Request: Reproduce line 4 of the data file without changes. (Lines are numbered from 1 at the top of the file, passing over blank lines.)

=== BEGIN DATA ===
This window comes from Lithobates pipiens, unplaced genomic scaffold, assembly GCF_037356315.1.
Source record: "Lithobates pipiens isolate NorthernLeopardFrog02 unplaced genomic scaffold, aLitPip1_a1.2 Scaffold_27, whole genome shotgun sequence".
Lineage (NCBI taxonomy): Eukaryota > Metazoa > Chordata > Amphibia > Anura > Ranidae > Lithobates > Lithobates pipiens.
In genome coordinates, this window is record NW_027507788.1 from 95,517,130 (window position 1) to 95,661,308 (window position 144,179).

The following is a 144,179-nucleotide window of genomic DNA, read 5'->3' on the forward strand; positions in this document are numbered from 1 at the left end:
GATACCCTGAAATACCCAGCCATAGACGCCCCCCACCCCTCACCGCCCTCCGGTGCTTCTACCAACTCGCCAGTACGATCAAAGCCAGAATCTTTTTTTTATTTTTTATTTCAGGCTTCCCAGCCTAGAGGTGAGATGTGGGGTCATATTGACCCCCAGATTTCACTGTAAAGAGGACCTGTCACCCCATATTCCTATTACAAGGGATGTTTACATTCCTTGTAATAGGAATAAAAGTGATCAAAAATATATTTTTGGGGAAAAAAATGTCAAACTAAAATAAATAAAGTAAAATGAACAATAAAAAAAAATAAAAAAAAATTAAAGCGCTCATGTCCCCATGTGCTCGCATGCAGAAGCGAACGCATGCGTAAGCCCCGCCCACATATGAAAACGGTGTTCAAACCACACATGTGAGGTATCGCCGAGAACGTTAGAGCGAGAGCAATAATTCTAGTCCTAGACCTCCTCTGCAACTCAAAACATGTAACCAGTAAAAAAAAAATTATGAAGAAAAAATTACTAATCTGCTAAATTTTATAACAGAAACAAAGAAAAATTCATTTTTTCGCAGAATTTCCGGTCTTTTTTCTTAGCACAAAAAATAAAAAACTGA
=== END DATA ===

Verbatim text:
In genome coordinates, this window is record NW_027507788.1 from 95,517,130 (window position 1) to 95,661,308 (window position 144,179).